January 13, 1995 in Idaho

Plea Deal Expected For Brother Teen Accused In Shooting Could Avoid Lengthy Sentence

Eric Sorensen Staff writer
 

Lawyers in the fratricide trial of 15-year-old Jason Zimmerman expect to enter a plea agreement today that will keep the Princeton, Idaho, youth from an extensive penitentiary sentence.

While attorneys for neither side would reveal the terms of the agreement, Zimmerman’s lawyer, Michael Henegen, said it is aimed at avoiding both a mandatory 10-year sentence and commitment to the state penitentiary.

“The plea agreement addresses both of those concerns,” he said. The agreement also would give District Court Judge John Bengtson substantial flexibility in issuing a sentence that would protect society and punish Zimmerman while helping rehabilitate him, Henegen said.

Zimmerman is scheduled to stand trial early next month in the second-degree murder of his 11-year-old brother, Justin, last August. According to court records, he shot his brother in the head with a .22-caliber rifle after drinking a fifth of vodka and ordering Justin to pretend he was dialing a telephone. He allegedly shot him after telling him he dialed the wrong number.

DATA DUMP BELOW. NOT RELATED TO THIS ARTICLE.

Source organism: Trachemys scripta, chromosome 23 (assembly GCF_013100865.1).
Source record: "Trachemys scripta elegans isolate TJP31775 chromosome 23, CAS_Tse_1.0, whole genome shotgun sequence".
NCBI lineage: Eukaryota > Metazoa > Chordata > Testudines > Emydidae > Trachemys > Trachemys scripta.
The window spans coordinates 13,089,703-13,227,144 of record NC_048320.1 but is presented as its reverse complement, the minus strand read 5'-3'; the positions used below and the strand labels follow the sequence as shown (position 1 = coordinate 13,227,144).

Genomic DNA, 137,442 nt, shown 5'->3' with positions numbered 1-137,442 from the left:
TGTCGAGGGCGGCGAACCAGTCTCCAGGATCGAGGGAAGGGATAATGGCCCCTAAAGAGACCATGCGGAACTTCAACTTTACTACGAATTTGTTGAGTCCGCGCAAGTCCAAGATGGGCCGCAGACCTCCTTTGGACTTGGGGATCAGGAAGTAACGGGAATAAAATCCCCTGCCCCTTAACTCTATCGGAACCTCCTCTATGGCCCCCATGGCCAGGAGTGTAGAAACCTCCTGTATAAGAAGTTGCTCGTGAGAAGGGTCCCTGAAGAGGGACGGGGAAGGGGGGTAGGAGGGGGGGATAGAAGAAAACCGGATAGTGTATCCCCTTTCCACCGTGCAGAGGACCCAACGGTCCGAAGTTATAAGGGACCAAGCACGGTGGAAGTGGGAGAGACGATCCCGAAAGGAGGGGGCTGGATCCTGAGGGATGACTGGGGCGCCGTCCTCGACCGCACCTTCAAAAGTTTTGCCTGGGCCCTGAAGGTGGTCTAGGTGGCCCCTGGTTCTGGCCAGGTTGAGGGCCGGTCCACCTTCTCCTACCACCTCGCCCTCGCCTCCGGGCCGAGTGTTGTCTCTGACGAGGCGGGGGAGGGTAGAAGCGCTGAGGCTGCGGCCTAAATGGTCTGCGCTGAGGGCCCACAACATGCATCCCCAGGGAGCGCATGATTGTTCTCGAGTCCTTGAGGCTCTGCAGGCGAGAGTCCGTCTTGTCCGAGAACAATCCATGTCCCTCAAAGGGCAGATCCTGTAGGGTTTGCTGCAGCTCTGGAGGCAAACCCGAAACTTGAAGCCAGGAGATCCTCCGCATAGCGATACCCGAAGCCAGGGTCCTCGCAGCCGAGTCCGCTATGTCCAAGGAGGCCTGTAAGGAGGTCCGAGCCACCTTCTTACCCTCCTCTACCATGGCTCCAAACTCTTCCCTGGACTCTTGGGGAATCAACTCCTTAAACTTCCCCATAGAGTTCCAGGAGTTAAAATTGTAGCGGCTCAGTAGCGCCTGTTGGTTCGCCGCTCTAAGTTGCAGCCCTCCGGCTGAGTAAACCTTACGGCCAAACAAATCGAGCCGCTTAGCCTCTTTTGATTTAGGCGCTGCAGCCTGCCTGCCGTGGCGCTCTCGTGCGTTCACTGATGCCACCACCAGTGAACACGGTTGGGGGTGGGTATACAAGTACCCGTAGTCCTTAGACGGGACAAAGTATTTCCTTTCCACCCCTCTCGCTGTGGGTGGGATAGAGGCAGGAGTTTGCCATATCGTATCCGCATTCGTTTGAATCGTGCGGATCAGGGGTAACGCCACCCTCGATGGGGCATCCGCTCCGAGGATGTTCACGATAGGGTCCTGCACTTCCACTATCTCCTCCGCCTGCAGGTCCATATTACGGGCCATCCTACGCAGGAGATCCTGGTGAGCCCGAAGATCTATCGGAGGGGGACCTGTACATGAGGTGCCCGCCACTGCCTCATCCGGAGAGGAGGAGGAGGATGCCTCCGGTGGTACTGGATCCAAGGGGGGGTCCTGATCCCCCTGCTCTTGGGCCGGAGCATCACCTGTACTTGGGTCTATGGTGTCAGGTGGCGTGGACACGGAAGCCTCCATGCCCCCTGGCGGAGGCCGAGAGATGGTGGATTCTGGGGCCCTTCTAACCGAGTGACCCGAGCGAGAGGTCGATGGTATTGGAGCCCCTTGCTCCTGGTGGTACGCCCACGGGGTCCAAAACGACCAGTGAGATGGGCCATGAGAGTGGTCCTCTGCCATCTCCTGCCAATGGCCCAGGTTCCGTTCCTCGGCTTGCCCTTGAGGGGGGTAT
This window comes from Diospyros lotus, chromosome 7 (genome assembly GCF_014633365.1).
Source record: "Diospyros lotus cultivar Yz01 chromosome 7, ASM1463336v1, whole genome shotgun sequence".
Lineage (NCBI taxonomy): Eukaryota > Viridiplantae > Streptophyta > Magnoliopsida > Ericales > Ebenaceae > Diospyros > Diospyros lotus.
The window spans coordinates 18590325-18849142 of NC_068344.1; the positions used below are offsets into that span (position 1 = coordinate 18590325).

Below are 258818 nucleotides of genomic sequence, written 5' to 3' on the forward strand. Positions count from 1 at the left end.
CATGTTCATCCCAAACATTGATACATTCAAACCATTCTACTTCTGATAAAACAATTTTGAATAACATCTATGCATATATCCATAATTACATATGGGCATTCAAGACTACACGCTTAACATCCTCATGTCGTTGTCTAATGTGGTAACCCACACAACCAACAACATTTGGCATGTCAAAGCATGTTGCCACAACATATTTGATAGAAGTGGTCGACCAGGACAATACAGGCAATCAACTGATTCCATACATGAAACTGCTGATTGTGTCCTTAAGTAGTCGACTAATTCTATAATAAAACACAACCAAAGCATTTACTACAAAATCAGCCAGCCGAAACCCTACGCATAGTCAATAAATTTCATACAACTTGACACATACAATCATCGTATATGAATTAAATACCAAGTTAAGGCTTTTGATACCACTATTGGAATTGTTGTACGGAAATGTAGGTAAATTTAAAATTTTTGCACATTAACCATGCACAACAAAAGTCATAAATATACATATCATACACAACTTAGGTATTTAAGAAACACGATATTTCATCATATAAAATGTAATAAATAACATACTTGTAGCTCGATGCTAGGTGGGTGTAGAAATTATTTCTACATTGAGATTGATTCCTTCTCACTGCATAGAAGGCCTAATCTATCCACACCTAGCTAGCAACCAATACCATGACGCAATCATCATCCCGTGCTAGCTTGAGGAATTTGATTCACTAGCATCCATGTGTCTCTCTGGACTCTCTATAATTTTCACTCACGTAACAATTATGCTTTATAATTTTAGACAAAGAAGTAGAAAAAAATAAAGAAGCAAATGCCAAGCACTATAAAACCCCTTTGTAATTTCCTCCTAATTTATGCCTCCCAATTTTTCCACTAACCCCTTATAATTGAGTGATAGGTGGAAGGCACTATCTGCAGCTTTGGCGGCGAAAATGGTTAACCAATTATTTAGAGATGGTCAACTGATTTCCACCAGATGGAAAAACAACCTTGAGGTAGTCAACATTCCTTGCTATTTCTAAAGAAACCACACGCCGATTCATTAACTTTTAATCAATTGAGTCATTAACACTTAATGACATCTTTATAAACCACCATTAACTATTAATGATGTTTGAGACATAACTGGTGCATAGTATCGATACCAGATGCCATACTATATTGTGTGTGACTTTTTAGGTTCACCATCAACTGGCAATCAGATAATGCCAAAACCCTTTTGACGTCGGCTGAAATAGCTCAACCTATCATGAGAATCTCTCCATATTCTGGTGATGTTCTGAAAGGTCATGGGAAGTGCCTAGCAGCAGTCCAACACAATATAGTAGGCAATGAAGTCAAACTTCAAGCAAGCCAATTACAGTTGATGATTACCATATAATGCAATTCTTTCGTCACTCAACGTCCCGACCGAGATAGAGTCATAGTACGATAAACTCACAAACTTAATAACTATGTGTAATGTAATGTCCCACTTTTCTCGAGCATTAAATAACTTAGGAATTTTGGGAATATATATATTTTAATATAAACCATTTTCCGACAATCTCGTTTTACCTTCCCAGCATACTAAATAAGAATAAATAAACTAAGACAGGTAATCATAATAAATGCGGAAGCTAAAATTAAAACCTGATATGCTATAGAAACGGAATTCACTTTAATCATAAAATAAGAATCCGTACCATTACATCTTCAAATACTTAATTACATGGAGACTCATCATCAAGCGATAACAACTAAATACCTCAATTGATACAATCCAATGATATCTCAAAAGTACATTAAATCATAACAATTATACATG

As part of the groundwork for a plea agreement, Prosecutor William Thompson on Thursday brought against Zimmerman a second charge of aggravated assault for allegedly pointing the rifle at a 13-year-old friend and pulling the trigger shortly before the other shooting. The gun apparently was not loaded and did not fire.

In one possible scenario for today’s 2 p.m. pre-trial conference, Thompson and Henegen can agree to have Zimmerman plead guilty to the aggravated assault and a reduced charge of manslaughter.

Bengtson then would have the option of placing Zimmerman on extensive probation while placing him in the juvenile services center in St. Anthony.


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